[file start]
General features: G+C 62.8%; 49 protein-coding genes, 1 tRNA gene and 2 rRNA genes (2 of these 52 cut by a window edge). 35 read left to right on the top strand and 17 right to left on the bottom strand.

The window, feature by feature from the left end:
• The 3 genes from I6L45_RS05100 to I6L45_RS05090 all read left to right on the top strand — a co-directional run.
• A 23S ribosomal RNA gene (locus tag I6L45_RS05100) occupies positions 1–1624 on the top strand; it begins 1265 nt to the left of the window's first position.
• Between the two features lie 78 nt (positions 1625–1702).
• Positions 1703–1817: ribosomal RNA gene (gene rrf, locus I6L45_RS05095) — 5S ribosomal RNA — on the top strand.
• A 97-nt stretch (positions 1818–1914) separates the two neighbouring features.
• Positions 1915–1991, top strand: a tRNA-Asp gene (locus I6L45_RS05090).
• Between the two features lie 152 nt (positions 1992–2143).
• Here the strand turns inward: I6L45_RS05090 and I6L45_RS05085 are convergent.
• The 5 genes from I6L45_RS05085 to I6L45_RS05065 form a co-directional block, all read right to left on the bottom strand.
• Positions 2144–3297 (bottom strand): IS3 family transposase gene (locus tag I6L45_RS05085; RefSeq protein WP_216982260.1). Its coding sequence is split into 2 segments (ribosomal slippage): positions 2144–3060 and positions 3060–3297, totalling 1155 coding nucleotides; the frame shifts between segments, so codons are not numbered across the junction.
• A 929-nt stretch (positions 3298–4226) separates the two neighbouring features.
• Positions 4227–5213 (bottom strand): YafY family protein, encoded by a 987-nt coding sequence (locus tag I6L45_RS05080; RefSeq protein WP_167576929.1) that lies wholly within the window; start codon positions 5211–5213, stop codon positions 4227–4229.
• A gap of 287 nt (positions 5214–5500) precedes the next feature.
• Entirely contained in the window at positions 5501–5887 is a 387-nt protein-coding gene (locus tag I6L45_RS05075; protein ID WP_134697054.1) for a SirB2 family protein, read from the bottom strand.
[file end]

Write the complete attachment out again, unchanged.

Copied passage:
General features: G+C 62.8%; 49 protein-coding genes, 1 tRNA gene and 2 rRNA genes (2 of these 52 cut by a window edge). 35 read left to right on the top strand and 17 right to left on the bottom strand.

The window, feature by feature from the left end:
• The 3 genes from I6L45_RS05100 to I6L45_RS05090 all read left to right on the top strand — a co-directional run.
• A 23S ribosomal RNA gene (locus tag I6L45_RS05100) occupies positions 1–1624 on the top strand; it begins 1265 nt to the left of the window's first position.
• Between the two features lie 78 nt (positions 1625–1702).
• Positions 1703–1817: ribosomal RNA gene (gene rrf, locus I6L45_RS05095) — 5S ribosomal RNA — on the top strand.
• A 97-nt stretch (positions 1818–1914) separates the two neighbouring features.
• Positions 1915–1991, top strand: a tRNA-Asp gene (locus I6L45_RS05090).
• Between the two features lie 152 nt (positions 1992–2143).
• Here the strand turns inward: I6L45_RS05090 and I6L45_RS05085 are convergent.
• The 5 genes from I6L45_RS05085 to I6L45_RS05065 form a co-directional block, all read right to left on the bottom strand.
• Positions 2144–3297 (bottom strand): IS3 family transposase gene (locus tag I6L45_RS05085; RefSeq protein WP_216982260.1). Its coding sequence is split into 2 segments (ribosomal slippage): positions 2144–3060 and positions 3060–3297, totalling 1155 coding nucleotides; the frame shifts between segments, so codons are not numbered across the junction.
• A 929-nt stretch (positions 3298–4226) separates the two neighbouring features.
• Positions 4227–5213 (bottom strand): YafY family protein, encoded by a 987-nt coding sequence (locus tag I6L45_RS05080; RefSeq protein WP_167576929.1) that lies wholly within the window; start codon positions 5211–5213, stop codon positions 4227–4229.
• A gap of 287 nt (positions 5214–5500) precedes the next feature.
• Entirely contained in the window at positions 5501–5887 is a 387-nt protein-coding gene (locus tag I6L45_RS05075; protein ID WP_134697054.1) for a SirB2 family protein, read from the bottom strand.